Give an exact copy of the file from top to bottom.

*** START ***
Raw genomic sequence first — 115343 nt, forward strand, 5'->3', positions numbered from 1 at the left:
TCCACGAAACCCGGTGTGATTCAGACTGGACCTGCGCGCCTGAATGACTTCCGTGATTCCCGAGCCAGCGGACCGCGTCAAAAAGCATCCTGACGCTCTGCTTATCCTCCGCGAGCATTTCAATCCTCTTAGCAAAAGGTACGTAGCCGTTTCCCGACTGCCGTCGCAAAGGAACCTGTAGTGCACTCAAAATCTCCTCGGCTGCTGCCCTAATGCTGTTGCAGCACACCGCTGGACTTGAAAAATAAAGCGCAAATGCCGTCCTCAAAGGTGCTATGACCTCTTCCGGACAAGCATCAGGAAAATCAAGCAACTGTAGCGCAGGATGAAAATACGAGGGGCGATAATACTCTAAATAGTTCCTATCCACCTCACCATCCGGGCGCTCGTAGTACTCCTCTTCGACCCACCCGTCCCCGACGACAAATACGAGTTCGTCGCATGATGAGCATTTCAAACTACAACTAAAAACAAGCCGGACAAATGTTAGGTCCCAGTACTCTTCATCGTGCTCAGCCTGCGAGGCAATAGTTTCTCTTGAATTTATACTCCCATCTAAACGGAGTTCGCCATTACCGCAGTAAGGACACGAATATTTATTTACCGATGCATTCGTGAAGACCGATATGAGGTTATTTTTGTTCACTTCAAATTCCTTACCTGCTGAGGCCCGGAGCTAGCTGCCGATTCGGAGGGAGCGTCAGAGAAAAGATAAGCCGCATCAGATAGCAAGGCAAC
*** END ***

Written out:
Raw genomic sequence first — 115343 nt, forward strand, 5'->3', positions numbered from 1 at the left:
TCCACGAAACCCGGTGTGATTCAGACTGGACCTGCGCGCCTGAATGACTTCCGTGATTCCCGAGCCAGCGGACCGCGTCAAAAAGCATCCTGACGCTCTGCTTATCCTCCGCGAGCATTTCAATCCTCTTAGCAAAAGGTACGTAGCCGTTTCCCGACTGCCGTCGCAAAGGAACCTGTAGTGCACTCAAAATCTCCTCGGCTGCTGCCCTAATGCTGTTGCAGCACACCGCTGGACTTGAAAAATAAAGCGCAAATGCCGTCCTCAAAGGTGCTATGACCTCTTCCGGACAAGCATCAGGAAAATCAAGCAACTGTAGCGCAGGATGAAAATACGAGGGGCGATAATACTCTAAATAGTTCCTATCCACCTCACCATCCGGGCGCTCGTAGTACTCCTCTTCGACCCACCCGTCCCCGACGACAAATACGAGTTCGTCGCATGATGAGCATTTCAAACTACAACTAAAAACAAGCCGGACAAATGTTAGGTCCCAGTACTCTTCATCGTGCTCAGCCTGCGAGGCAATAGTTTCTCTTGAATTTATACTCCCATCTAAACGGAGTTCGCCATTACCGCAGTAAGGACACGAATATTTATTTACCGATGCATTCGTGAAGACCGATATGAGGTTATTTTTGTTCACTTCAAATTCCTTACCTGCTGAGGCCCGGAGCTAGCTGCCGATTCGGAGGGAGCGTCAGAGAAAAGATAAGCCGCATCAGATAGCAAGGCAAC